In the end, trade depended on the establishment of diplomatic ties, on a more-or-less personal basis between rulers.

That Roger seems to know of true balsam becomes interesting in this context, for (as described in earlier posts), the only source of true balsam west of Suez, was a single garden in Egypt. It was so closely guarded that even the plant’s form remained a subject of speculation and enquiry in seventeenth-century mainland Europe.  It was however described by a Jewish traveller in the  late fifteenth century, and so clearly that we must revise our ideas of the image in Manfred’s herbal, where the ‘balsam garden’ has often been supposed a figure schematic or imagined.  Bacon implies that balsam is not available to ‘the Latins’ yet while it is difficult to acquire, it could be had in in England, in his own day.

Before description of Egypt’s balsam garden a few additional notes are given below. All come from the fifteenth-century account of his travels by Meshullam ben R. Menahem of Volterra (1481).  Here, Misr means Cairo:

In Alexandria I saw four large fondaks (warehouses, thesauri), one for the Franks and another for the Genoese .. and two for the Venetians.. [Between Alexandria and Cairo] they cultivate sugar and rice in very great quantities. .. If you ask how I could converse with the interpreter [when in Misr].. the interpreter is of Jewish descent and came to Misr to return to Judaism, because he is a Spaniard.. He knows seven languages – Hebrew, Italian, Turkish, Greek, Arabic, German and French.   .. In Misr there are many fondaks … a thousand and more warehouses in each fondak.. There is nothing in the world that you do not find in the fondaks of Misr… Old Misr, which is called Babozinia[Fustat], is all in ruins…

The Karaites’ script is different from all others, and they have not the letters ayin, he, aleph, or het, bet, tsade. ..

When we were five miles distant from Misr, we saw on the left-hand side of the road a small pyramid of a single stone, and opposite a garden in which they make spices; and I saw that in that garden there are about a hundred small trees and that they have thin branches, and their foliage is small like that of gum-trees, but greener and thinner; and in the garden there is a fountain of running water, and they sprinkle the trees with this water, and also the ground around the trees every day. The trees grow only in that garden. The Moslems have already tried to remove some trees with their earth and plant them in another place, but only so long as they are watered with that water do the trees remain alive and full of sap, though giving very little balsam; but if they put other waters upon them the trees dry up. They make balsam in the following way: they remove the bark from the tree and cut the small branches, whence the balsam issues into the a vessel placed beneath and although the garden is surrounded by a wall, every tree has five guards so that nobody can touch them. All the juice they extract they carry once a year to the Sultan, and he gives a little of it to those who are in the first rank in the kingdom… The oil is thick, and like castor oil, and if anyone tells you that he has brought this balm to Tuscany do not believe him, because it is impossible that any man should get hold of it other than lords, and very few of them.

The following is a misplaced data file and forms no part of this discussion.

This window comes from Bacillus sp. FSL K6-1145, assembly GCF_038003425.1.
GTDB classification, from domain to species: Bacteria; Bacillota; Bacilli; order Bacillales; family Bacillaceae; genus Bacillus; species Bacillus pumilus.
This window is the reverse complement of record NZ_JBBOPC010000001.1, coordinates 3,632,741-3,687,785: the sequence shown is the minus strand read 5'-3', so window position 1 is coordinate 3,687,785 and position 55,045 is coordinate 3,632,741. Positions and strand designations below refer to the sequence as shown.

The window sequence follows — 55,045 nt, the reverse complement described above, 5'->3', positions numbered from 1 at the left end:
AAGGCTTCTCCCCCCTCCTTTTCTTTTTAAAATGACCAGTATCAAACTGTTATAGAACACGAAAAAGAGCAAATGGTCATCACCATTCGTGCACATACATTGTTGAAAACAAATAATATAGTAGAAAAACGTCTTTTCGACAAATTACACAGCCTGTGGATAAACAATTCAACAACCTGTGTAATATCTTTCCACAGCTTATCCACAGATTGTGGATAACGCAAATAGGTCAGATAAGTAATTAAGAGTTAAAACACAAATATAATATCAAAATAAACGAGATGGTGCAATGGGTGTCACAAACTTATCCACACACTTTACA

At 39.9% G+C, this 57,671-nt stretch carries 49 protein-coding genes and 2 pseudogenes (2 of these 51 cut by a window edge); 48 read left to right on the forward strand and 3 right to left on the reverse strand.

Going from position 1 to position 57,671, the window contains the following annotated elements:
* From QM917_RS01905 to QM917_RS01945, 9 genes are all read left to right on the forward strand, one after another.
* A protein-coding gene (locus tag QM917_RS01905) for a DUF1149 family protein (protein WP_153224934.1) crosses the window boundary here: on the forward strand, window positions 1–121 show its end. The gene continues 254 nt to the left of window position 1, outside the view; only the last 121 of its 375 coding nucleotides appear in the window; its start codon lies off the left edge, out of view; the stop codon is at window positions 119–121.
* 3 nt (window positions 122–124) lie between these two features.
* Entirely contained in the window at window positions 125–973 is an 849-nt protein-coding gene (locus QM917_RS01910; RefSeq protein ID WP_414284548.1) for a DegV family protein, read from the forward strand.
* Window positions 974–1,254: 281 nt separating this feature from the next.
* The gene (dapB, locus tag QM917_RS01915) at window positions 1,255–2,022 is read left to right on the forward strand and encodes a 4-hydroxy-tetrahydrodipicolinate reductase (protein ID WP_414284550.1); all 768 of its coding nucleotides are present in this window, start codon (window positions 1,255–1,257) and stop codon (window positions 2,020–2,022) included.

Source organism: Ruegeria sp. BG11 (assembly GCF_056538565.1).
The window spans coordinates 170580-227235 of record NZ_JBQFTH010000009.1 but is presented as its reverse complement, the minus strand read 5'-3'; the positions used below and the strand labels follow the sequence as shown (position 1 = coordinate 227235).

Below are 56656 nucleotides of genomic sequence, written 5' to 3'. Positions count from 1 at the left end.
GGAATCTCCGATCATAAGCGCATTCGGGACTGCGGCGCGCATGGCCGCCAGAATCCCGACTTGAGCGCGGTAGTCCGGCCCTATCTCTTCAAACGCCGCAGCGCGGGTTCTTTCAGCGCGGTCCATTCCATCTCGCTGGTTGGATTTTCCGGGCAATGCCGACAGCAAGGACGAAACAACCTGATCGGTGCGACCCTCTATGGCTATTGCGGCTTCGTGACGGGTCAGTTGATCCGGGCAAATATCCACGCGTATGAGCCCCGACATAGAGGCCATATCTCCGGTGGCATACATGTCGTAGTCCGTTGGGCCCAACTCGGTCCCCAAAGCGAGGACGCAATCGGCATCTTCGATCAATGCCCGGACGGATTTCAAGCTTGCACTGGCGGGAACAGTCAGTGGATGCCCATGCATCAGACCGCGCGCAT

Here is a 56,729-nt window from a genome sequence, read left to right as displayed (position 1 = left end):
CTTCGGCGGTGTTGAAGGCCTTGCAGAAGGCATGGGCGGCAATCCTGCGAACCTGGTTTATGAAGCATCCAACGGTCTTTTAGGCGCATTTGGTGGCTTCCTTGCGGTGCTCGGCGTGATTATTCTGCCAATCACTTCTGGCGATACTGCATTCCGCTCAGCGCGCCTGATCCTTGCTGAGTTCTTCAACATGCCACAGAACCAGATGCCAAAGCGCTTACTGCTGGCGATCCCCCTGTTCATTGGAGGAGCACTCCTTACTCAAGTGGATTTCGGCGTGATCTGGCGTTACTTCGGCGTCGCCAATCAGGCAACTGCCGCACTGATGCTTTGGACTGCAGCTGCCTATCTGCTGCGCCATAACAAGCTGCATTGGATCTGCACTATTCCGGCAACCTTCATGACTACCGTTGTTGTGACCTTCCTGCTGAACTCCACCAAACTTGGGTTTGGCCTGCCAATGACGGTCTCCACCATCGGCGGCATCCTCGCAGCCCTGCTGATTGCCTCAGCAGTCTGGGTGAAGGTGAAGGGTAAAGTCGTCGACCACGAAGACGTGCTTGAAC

– which agrees very well with the situation in Bacon’s time.  He, presumably, had any balsam from the king.

extract above from a Florentine ms. translated in  Elkan Nathan Adler, Jewish Travellers (801-1755), London: Routedge (1930) pp.156-208.

Brit. Library. MS Egerton 747 folio 12
Brit. Library. MS Egerton 747 folio 12

Simon’s ‘thesaurus’ takes the very simple format typical of most Latin and Byzantine medical books.  See also:

Welcome library –  “Simonis Januensis opusculum cui nomen clavis sanationis simplicia medicinalia latina greca at arabica ordine alphabetico mirifice elucidans recognitum ac mendis purgatum et quotationibus Plinii maxime: ac aliorum in marginibus ornatum. Venice: For heirs of O. Scotus by B. Locatellus, 1510.”


One Reply to “” …thesauros Artis medicae Aegyptiacos” Pt1”

  1. R. A. Donkin says that Simon aCordo personally travelled to the East. See Donkin, Between East and West: The Moluccas and the Traffic in Spices Up to the Arrival of Europeans, Philadelphia: American Philosophical Society, 2003. p.123

    I have reservations about the statement (repeated above) that Simon worked with Abraham ben Shemtov. The name is usually associated with the Spanish Kabbalist whose dates are given as 1283-c.1330.

    I think more probable that a connection is being made with another medical thesaurus, that by Shem Tov ben Isaac. His Sefer ha-Shimmush “was compiled in Southern France in the middle of the thirteenth century. The list … consists of Hebrew or Aramaic lemmas, which are glossed by Arabic, Latin and Romance (Old Occitan and, in part, Old Catalan) synonyms written in Hebrew characters.” from a review of the recent edition published by Brill

    Medical Synonym Lists from Medieval Provence: Shem Tov ben Isaac of Tortosa: Sefer ha – Shimmush. Book 29

    Part 1: Edition and Commentary of List 1 (Hebrew – Arabic – Romance/Latin)
    There is an online edition. See